For a person of faith, it’s tough to imagine being swayed by signs and wonders. We’ve been Jewish so long, clung to it against all odds and oppression, throughout the ages. It would take a lot to break us away from it, right? Sometimes, we’re pretty proud, and we ought to be.
But we underestimate the power of firsthand experience. For hundreds, maybe thousands of years, before the scientific process was first elucidated, people created entire scientific theories and texts based on what they guessed to be true: their observations, their intuitions, what felt right. Four humours; four elements; the liver as the seat of the soul, and sin as the cause of childbed fever.
That was science, up until a couple hundred years ago.
Today, we call that religion. What you observe, intuit, feel with your heart – we assume those are spiritual truths. These days, we’re so far removed from our source that it doesn’t even take signs and wonders to sway us. Not when one of the biggest growing movements in North America consists of folks who say they’re “spiritual but not religious.”
“Spiritual but not religious” is the call of the navi sheker to those of our age who wish to go through life unencumbered. It means choosing mitzvos here and there and everywhere, the only commonality being the fact that you’ve chosen them; they speak to you. Today, we ourselves – our eyes, our heart – have become our own navi sheker.
This week’s parsha begins with a challenge, and although Moshe is speaking to the entire am Yisrael, it is NOT a general challenge, but rather a very specific, individual one. First, the grammar: The first word is “Re’eh” – YOU see, singular. Then, “I have set before you” – before YOU, plural.
Hashem sets, and it is not up to us to pick and choose – but it is up to us as a nation to keep the Torah, intact, together – to not subtract or, perhaps curiously, to add to it. Don’t make it more difficult than it has to be – but it IS going to be hard, and we must stick together.
Finally, what is it that Moshe tells us in that first verse, that we must look and see?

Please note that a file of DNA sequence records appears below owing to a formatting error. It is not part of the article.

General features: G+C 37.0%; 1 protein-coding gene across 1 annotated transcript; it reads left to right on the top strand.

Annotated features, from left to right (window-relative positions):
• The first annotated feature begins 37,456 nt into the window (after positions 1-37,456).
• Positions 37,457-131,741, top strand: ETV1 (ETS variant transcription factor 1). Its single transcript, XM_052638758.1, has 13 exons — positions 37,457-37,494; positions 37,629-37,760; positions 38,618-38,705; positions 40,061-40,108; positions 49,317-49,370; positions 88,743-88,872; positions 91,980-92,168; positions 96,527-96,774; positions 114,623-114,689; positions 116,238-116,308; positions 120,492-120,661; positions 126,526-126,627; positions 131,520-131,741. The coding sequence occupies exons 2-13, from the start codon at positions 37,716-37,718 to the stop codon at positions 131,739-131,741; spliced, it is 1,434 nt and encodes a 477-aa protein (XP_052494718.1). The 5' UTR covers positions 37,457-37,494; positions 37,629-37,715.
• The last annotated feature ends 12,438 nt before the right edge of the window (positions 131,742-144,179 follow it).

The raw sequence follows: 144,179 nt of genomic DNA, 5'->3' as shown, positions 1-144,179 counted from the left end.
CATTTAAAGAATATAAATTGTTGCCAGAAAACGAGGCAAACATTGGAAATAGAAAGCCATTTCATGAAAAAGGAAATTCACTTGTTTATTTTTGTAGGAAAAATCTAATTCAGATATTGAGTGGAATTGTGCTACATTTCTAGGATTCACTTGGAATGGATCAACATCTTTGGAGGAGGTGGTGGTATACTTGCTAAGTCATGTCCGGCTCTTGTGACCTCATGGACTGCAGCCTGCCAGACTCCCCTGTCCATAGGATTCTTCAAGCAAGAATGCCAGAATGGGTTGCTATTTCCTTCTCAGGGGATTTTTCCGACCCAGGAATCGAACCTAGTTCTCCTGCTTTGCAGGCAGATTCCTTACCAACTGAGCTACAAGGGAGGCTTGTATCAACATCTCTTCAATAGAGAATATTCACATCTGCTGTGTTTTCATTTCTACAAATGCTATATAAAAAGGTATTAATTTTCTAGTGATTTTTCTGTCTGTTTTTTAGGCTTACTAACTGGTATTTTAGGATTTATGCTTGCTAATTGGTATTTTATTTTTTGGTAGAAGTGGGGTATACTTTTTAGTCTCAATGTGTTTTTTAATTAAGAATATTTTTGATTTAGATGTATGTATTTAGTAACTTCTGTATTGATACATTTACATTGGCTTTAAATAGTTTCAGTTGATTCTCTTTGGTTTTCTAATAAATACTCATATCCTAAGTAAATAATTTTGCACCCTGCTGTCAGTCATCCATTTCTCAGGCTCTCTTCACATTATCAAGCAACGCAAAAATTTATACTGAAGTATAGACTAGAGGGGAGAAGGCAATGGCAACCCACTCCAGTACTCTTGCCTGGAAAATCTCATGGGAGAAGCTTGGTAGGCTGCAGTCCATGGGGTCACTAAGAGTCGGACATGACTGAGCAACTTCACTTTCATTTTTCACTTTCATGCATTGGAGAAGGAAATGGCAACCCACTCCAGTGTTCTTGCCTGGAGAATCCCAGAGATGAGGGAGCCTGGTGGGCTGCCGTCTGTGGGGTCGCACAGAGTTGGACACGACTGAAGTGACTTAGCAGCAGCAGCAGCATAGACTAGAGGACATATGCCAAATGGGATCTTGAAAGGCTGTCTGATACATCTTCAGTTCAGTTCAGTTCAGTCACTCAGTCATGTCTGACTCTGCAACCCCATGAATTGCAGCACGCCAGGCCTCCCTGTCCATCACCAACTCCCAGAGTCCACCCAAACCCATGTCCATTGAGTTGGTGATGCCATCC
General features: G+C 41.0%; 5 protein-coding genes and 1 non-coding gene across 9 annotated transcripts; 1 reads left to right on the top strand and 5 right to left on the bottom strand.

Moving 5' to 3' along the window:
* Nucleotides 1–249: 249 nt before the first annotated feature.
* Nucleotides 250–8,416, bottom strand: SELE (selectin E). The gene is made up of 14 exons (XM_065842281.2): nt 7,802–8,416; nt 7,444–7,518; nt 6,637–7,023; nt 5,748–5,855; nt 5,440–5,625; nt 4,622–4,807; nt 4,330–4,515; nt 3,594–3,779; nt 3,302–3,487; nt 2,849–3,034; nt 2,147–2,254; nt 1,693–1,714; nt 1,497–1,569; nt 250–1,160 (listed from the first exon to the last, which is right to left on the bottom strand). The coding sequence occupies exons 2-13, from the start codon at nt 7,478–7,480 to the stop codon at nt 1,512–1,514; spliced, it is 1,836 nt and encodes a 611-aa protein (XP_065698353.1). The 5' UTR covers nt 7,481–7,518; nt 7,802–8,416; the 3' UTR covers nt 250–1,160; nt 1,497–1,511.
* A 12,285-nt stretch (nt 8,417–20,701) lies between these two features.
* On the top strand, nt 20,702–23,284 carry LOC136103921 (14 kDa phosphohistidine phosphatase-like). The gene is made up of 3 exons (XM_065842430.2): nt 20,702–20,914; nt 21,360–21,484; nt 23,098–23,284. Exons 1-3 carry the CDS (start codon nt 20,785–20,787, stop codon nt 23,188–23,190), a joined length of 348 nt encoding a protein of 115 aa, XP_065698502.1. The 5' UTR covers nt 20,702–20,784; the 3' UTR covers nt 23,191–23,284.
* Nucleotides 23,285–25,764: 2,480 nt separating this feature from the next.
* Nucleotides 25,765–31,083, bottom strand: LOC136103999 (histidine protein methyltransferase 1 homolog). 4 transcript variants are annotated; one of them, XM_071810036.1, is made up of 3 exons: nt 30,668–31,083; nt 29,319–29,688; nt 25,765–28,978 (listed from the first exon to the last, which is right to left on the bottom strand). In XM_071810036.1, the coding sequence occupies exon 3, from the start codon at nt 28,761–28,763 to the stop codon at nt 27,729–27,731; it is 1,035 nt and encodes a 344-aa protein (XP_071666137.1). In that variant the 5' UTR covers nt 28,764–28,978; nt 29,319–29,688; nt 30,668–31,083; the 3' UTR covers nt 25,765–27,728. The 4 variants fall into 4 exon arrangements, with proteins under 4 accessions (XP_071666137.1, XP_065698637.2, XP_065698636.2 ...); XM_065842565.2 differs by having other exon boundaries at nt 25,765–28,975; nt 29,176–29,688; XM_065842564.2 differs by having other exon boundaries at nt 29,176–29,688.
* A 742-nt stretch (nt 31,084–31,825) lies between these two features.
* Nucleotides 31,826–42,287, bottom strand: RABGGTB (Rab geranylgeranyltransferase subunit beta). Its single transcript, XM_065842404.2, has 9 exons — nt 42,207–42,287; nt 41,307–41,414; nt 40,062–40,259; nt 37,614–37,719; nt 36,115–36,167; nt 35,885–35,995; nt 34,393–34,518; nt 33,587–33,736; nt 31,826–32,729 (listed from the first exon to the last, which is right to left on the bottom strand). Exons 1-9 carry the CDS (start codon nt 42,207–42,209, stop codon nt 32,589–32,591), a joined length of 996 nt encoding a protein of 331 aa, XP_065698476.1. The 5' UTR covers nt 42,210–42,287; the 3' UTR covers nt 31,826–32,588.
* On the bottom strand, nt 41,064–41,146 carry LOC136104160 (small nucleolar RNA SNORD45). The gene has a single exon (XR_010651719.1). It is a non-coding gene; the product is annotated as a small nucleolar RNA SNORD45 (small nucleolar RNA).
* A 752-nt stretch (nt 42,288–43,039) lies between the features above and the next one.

A blessing, and a curse. At first, it looks like the same wording – a blessing that will follow when we listen to God and His mitzvos, and a curse that will follow if we turn away. But if you look closely, only the curse is conditional.
“The blessing: THAT you will heed the commandments… the curse: IF you will not heed the commandments.”
Hashem is meeting us so much more than halfway here – he’s already promising that the bracha is ours.
Actually, many commentators say the mitzvos themselves ARE the bracha: the reward is the opportunity to listen to God. Listening is how we draw closer, to anybody, and especially to our Creator.
Blessing – and curse. It sounds black and white, and that is a frightening thing. That is a challenge. But let’s look at what Hashem really means by “black and white.” Assume that Hashem gives us the Torah not to trip us up but to give us the privilege of more and more and more mitzvos – even the easy ones.
So why is there no middle way between black and white, blessing and curse? Our lives are either going to be purposeful - purpose-filled – or they’ll be meaningless. Zelig Pliskin says in Growth Through Torah that the only middle way is sleepwalking; the proverbial life unexamined. God doesn’t want that. He wants us going through life with eyes wide open. Re’eh: SEE the bracha, and not the curse.
We are am kohanim and goy kadosh – a nation of nevi’im, if we’re not afraid of the task.
If ever there was a good time of year to take on a challenge, it’s this coming week, when we begin the month of Elul. In shul, we’ll begin blowing the shofar every day, forcing us to look around and see the navi sheker, even inside of ourselves.
Hashem has given us tremendous gifts – and that’s a frightening thing. Now what are we going to do with them? Will we turn our backs, flee in the other direction? Or are we going to tackle the challenge, use our gifts to help ourselves, and hopefully to help others?
Hashem begins this parsha with the certainty that we want to be close to him. The question, the IF, is whether we’ll rise to the challenge. I believe He already knows our answer, He’s already prepared the reward, and now He’s just waiting for us – waiting with open arms.